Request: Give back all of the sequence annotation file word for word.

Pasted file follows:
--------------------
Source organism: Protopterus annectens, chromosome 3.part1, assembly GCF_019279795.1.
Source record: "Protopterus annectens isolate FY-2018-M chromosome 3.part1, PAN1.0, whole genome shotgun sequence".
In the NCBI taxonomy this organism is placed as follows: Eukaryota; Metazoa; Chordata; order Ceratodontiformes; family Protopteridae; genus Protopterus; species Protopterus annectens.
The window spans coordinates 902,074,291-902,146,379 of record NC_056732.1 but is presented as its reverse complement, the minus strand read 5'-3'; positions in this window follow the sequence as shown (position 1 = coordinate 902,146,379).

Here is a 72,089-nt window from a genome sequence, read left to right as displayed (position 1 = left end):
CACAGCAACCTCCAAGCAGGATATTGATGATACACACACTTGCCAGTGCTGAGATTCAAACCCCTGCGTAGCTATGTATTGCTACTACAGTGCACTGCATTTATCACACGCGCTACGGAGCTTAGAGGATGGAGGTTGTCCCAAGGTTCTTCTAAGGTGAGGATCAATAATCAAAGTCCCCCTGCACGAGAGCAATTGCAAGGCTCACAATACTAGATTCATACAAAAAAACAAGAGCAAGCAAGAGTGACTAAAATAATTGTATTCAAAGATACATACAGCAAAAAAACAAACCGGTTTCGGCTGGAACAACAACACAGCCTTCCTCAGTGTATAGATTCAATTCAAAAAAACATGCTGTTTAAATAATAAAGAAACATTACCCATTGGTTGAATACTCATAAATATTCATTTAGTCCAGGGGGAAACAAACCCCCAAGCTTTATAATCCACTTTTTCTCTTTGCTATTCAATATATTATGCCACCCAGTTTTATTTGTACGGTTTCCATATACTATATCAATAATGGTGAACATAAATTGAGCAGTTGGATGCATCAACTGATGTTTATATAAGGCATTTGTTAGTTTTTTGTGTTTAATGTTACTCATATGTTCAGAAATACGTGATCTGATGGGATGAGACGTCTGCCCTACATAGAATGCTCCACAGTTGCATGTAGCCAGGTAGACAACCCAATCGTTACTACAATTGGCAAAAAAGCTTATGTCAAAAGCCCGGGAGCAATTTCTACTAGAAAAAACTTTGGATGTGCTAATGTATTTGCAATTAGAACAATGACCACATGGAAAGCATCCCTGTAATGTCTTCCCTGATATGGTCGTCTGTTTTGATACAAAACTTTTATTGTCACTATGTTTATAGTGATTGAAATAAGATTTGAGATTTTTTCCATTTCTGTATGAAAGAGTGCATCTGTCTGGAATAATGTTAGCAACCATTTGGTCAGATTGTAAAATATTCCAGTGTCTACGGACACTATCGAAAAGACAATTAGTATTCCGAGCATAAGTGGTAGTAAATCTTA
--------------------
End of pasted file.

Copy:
Source organism: Protopterus annectens, chromosome 3.part1, assembly GCF_019279795.1.
Source record: "Protopterus annectens isolate FY-2018-M chromosome 3.part1, PAN1.0, whole genome shotgun sequence".
In the NCBI taxonomy this organism is placed as follows: Eukaryota; Metazoa; Chordata; order Ceratodontiformes; family Protopteridae; genus Protopterus; species Protopterus annectens.
The window spans coordinates 902,074,291-902,146,379 of record NC_056732.1 but is presented as its reverse complement, the minus strand read 5'-3'; positions in this window follow the sequence as shown (position 1 = coordinate 902,146,379).

Here is a 72,089-nt window from a genome sequence, read left to right as displayed (position 1 = left end):
CACAGCAACCTCCAAGCAGGATATTGATGATACACACACTTGCCAGTGCTGAGATTCAAACCCCTGCGTAGCTATGTATTGCTACTACAGTGCACTGCATTTATCACACGCGCTACGGAGCTTAGAGGATGGAGGTTGTCCCAAGGTTCTTCTAAGGTGAGGATCAATAATCAAAGTCCCCCTGCACGAGAGCAATTGCAAGGCTCACAATACTAGATTCATACAAAAAAACAAGAGCAAGCAAGAGTGACTAAAATAATTGTATTCAAAGATACATACAGCAAAAAAACAAACCGGTTTCGGCTGGAACAACAACACAGCCTTCCTCAGTGTATAGATTCAATTCAAAAAAACATGCTGTTTAAATAATAAAGAAACATTACCCATTGGTTGAATACTCATAAATATTCATTTAGTCCAGGGGGAAACAAACCCCCAAGCTTTATAATCCACTTTTTCTCTTTGCTATTCAATATATTATGCCACCCAGTTTTATTTGTACGGTTTCCATATACTATATCAATAATGGTGAACATAAATTGAGCAGTTGGATGCATCAACTGATGTTTATATAAGGCATTTGTTAGTTTTTTGTGTTTAATGTTACTCATATGTTCAGAAATACGTGATCTGATGGGATGAGACGTCTGCCCTACATAGAATGCTCCACAGTTGCATGTAGCCAGGTAGACAACCCAATCGTTACTACAATTGGCAAAAAAGCTTATGTCAAAAGCCCGGGAGCAATTTCTACTAGAAAAAACTTTGGATGTGCTAATGTATTTGCAATTAGAACAATGACCACATGGAAAGCATCCCTGTAATGTCTTCCCTGATATGGTCGTCTGTTTTGATACAAAACTTTTATTGTCACTATGTTTATAGTGATTGAAATAAGATTTGAGATTTTTTCCATTTCTGTATGAAAGAGTGCATCTGTCTGGAATAATGTTAGCAACCATTTGGTCAGATTGTAAAATATTCCAGTGTCTACGGACACTATCGAAAAGACAATTAGTATTCCGAGCATAAGTGGTAGTAAATCTTA